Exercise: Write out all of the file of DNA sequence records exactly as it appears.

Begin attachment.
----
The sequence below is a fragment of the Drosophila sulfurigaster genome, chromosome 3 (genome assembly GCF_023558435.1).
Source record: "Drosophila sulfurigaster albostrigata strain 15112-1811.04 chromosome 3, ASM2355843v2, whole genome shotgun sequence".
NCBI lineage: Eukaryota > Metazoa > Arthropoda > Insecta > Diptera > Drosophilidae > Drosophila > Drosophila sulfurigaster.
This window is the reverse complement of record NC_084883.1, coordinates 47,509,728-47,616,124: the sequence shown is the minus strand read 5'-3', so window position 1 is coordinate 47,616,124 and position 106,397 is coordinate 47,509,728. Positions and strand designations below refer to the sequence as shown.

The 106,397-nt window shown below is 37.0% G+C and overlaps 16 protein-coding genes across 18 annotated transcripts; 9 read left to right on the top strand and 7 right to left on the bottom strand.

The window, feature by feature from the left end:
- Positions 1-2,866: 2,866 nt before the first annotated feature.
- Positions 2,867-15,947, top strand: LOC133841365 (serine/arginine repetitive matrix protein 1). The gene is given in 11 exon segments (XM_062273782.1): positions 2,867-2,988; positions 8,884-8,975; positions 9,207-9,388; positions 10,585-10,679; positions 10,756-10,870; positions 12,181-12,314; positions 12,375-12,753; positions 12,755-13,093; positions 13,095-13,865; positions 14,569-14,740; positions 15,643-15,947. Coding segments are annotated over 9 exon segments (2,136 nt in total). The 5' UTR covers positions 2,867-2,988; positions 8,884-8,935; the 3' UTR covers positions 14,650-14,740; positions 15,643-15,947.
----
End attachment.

The sequence below is a fragment of the Drosophila sulfurigaster genome, chromosome 3 (genome assembly GCF_023558435.1).
Source record: "Drosophila sulfurigaster albostrigata strain 15112-1811.04 chromosome 3, ASM2355843v2, whole genome shotgun sequence".
NCBI lineage: Eukaryota > Metazoa > Arthropoda > Insecta > Diptera > Drosophilidae > Drosophila > Drosophila sulfurigaster.
This window is the reverse complement of record NC_084883.1, coordinates 47,509,728-47,616,124: the sequence shown is the minus strand read 5'-3', so window position 1 is coordinate 47,616,124 and position 106,397 is coordinate 47,509,728. Positions and strand designations below refer to the sequence as shown.

The 106,397-nt window shown below is 37.0% G+C and overlaps 16 protein-coding genes across 18 annotated transcripts; 9 read left to right on the top strand and 7 right to left on the bottom strand.

The window, feature by feature from the left end:
- Positions 1-2,866: 2,866 nt before the first annotated feature.
- Positions 2,867-15,947, top strand: LOC133841365 (serine/arginine repetitive matrix protein 1). The gene is given in 11 exon segments (XM_062273782.1): positions 2,867-2,988; positions 8,884-8,975; positions 9,207-9,388; positions 10,585-10,679; positions 10,756-10,870; positions 12,181-12,314; positions 12,375-12,753; positions 12,755-13,093; positions 13,095-13,865; positions 14,569-14,740; positions 15,643-15,947. Coding segments are annotated over 9 exon segments (2,136 nt in total). The 5' UTR covers positions 2,867-2,988; positions 8,884-8,935; the 3' UTR covers positions 14,650-14,740; positions 15,643-15,947.